Parents' Guide to

Endling #1: The Last

By Jan Carr, Common Sense Media Reviewer

age 8+

Fast-paced animal fantasy tackles theme of extinction.

Endling #1: The Last Poster Image

A Lot or a Little?

What you will—and won't—find in this book.

Community Reviews

age 10+

Based on 3 parent reviews

age 10+
age 11+

3.5 stars :: OK for those who like fantasy genre, but intense situations throughout

*SPOILER ALERT :: minor details to warn against stronger themes* My 12-year-old son and I read this together. This first volume of a 2-book series is a tale of tragedy, friendship, loyalty / deception, and courage. Take note that there are many intense situations that might be too heavy for some younger readers - e.g., the slaughter of the (non-human) main character's family; hearing that someone would be sentenced to a long, slow death; a young man getting tortured by being stretched over a campfire. That last one was told in way more detail than I felt necessary for the intended audience. I disagree with CSM's age recommendation of 8+. Eleven would be the youngest I would go, on a "know your kid" basis. We just love Katherine Applegate books, and while this series didn't quite hit the mark for me, my son loved it.

This title has:

Great messages
Great role models
Too much violence

Is It Any Good?

Our review:
Parents say (3):
Kids say (5):

This imaginative animal fantasy, with its detailed world, is action packed and keeps readers turning the page to find out if the narrator's the last of her species or if there’s still hope. Endling #1: The Last uses fantasy to present the threat of extinction, which frees up author Katherine Applegate to call out the guilty species. In this world, humans are treacherous and seldom to be trusted because of their "endless greed and ambition." Humans don’t "understand the balance in life. They do not understand that their will to dominate and control, to use and abuse, is destructive to all." This verdict is softened somewhat by the character of Khara, a human warrior who joins the band and fights to save Byx.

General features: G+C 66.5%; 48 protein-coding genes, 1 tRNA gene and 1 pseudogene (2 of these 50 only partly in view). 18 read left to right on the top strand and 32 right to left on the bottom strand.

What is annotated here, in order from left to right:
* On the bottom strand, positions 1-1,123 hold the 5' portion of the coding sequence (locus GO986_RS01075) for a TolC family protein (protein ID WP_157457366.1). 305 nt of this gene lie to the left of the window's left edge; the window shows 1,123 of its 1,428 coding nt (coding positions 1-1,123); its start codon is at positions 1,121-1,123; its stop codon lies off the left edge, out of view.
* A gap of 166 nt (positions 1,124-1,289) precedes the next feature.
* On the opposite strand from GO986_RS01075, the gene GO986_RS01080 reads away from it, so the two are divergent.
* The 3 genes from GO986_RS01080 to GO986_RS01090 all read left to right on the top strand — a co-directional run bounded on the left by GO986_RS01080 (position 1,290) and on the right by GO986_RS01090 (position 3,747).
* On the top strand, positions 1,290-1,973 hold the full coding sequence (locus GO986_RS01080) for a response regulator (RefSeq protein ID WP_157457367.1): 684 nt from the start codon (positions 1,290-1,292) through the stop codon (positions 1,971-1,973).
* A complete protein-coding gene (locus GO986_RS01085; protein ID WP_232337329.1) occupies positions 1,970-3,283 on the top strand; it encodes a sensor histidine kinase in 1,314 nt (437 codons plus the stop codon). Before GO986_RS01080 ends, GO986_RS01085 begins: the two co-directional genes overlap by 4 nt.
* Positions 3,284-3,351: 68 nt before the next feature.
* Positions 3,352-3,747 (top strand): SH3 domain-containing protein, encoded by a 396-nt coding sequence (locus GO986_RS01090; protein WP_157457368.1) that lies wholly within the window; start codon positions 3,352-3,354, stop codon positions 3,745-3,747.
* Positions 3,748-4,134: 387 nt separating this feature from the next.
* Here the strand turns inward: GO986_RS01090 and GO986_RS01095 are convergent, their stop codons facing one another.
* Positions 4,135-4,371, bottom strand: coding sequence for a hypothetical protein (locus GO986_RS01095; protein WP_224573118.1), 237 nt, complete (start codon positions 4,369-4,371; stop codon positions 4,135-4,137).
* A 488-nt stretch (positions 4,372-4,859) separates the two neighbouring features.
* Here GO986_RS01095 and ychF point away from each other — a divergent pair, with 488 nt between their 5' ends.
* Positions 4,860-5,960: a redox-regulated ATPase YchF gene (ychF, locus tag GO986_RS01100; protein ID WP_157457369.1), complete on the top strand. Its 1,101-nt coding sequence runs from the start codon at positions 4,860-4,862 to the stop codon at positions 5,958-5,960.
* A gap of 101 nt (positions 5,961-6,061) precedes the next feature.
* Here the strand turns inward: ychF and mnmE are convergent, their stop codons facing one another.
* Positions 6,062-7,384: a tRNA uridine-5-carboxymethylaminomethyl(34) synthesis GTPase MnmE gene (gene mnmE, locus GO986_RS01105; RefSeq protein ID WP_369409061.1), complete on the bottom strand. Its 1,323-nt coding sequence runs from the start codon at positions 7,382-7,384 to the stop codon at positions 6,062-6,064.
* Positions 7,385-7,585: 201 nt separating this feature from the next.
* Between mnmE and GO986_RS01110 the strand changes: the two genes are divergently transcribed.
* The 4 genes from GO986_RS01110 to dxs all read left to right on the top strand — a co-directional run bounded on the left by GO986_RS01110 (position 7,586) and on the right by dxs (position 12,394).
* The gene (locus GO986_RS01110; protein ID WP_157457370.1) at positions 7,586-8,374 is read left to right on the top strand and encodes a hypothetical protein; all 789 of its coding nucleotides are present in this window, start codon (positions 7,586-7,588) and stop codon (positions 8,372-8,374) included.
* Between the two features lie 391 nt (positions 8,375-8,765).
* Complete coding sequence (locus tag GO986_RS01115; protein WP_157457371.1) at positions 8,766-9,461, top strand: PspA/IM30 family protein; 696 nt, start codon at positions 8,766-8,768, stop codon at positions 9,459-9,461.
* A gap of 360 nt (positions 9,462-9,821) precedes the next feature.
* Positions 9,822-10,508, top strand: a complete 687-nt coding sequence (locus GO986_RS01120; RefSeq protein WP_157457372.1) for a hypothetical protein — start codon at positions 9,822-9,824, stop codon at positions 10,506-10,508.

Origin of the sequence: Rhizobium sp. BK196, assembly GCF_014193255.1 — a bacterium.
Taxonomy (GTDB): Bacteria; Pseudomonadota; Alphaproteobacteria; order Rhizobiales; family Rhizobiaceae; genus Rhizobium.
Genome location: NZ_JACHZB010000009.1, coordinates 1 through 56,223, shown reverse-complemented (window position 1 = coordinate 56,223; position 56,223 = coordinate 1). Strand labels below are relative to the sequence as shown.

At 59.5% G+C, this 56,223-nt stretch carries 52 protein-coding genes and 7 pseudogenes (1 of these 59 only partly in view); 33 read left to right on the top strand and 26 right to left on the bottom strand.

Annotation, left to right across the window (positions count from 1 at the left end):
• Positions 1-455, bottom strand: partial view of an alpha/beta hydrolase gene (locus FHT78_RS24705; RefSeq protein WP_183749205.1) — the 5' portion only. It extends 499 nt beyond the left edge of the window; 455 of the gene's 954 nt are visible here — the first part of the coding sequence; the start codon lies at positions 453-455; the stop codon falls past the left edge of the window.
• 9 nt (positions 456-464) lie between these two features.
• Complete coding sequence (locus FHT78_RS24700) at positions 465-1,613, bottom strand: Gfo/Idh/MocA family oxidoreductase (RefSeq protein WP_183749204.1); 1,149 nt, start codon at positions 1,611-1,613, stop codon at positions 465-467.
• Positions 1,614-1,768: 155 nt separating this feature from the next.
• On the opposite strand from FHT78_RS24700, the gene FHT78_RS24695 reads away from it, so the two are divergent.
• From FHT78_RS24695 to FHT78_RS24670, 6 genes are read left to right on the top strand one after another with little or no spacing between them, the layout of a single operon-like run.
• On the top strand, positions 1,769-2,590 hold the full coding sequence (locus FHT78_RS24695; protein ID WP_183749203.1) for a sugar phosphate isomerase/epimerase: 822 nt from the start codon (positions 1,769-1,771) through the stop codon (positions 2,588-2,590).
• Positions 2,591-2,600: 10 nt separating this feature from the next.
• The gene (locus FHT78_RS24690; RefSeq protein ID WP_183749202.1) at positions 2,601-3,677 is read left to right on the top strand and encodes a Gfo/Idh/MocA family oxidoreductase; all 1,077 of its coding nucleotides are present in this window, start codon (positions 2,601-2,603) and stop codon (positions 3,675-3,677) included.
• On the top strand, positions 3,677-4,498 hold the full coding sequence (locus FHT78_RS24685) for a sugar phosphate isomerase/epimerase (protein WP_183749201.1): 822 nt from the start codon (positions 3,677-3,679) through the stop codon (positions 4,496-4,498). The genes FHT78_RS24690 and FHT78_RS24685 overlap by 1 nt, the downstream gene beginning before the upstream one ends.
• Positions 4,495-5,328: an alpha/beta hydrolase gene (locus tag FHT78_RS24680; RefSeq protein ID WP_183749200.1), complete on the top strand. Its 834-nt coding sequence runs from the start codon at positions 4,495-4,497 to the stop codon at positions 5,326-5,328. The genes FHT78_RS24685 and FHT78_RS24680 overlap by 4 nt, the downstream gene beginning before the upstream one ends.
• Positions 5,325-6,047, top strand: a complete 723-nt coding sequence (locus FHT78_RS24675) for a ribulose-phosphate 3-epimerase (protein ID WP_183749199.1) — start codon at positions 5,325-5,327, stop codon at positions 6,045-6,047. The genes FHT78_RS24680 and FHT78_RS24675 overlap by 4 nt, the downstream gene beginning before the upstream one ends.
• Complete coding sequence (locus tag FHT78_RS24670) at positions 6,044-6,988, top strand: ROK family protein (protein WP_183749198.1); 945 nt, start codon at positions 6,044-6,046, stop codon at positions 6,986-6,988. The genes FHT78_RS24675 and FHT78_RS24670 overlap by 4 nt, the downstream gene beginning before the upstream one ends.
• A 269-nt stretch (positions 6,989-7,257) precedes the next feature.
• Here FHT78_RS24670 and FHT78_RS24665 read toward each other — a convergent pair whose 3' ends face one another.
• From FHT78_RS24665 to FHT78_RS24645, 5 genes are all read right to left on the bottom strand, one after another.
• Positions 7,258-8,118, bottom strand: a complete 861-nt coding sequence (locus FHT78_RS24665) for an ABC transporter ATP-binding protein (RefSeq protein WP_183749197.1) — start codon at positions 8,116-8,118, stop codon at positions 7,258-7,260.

Not all fantasy authors write with a literary flourish, but Newbery winner Applegate treats readers to thoughtful, beautiful language that arrests attention without stopping the action. The sun's described as "flushed as a ripe peach." Khara peers through thick fog that "had crawled in from the sea, obscuring the world and softening the moon to a fuzzy orb, like the last days of a dandelion." Despite the blood and gore, or perhaps because of it, and because kids are asked to take the point of view of an animal, readers are prompted to think about the threat of extinction as it looms.

Book Details

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